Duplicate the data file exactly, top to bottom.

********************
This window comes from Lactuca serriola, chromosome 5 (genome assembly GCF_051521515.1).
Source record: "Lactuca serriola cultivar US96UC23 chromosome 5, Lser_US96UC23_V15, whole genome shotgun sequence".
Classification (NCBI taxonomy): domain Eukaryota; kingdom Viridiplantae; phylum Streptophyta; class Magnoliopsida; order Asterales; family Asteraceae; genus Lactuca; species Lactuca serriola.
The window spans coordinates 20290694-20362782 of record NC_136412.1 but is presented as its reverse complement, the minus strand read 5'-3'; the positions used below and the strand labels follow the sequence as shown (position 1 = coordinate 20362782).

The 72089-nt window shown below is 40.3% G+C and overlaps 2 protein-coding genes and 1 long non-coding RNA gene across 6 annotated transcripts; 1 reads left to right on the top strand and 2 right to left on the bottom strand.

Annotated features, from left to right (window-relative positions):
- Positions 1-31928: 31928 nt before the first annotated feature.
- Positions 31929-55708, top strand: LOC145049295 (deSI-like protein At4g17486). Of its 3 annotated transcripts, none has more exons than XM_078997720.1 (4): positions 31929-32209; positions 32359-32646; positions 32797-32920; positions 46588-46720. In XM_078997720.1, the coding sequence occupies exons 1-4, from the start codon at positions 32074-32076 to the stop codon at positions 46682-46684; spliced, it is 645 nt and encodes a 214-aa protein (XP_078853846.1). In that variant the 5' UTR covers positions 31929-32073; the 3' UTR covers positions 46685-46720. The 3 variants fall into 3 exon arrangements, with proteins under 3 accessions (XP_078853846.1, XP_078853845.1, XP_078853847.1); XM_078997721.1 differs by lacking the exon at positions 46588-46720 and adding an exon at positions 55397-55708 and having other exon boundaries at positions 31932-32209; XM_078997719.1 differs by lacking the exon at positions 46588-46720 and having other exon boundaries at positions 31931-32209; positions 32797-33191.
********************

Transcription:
This window comes from Lactuca serriola, chromosome 5 (genome assembly GCF_051521515.1).
Source record: "Lactuca serriola cultivar US96UC23 chromosome 5, Lser_US96UC23_V15, whole genome shotgun sequence".
Classification (NCBI taxonomy): domain Eukaryota; kingdom Viridiplantae; phylum Streptophyta; class Magnoliopsida; order Asterales; family Asteraceae; genus Lactuca; species Lactuca serriola.
The window spans coordinates 20290694-20362782 of record NC_136412.1 but is presented as its reverse complement, the minus strand read 5'-3'; the positions used below and the strand labels follow the sequence as shown (position 1 = coordinate 20362782).

The 72089-nt window shown below is 40.3% G+C and overlaps 2 protein-coding genes and 1 long non-coding RNA gene across 6 annotated transcripts; 1 reads left to right on the top strand and 2 right to left on the bottom strand.

Annotated features, from left to right (window-relative positions):
- Positions 1-31928: 31928 nt before the first annotated feature.
- Positions 31929-55708, top strand: LOC145049295 (deSI-like protein At4g17486). Of its 3 annotated transcripts, none has more exons than XM_078997720.1 (4): positions 31929-32209; positions 32359-32646; positions 32797-32920; positions 46588-46720. In XM_078997720.1, the coding sequence occupies exons 1-4, from the start codon at positions 32074-32076 to the stop codon at positions 46682-46684; spliced, it is 645 nt and encodes a 214-aa protein (XP_078853846.1). In that variant the 5' UTR covers positions 31929-32073; the 3' UTR covers positions 46685-46720. The 3 variants fall into 3 exon arrangements, with proteins under 3 accessions (XP_078853846.1, XP_078853845.1, XP_078853847.1); XM_078997721.1 differs by lacking the exon at positions 46588-46720 and adding an exon at positions 55397-55708 and having other exon boundaries at positions 31932-32209; XM_078997719.1 differs by lacking the exon at positions 46588-46720 and having other exon boundaries at positions 31931-32209; positions 32797-33191.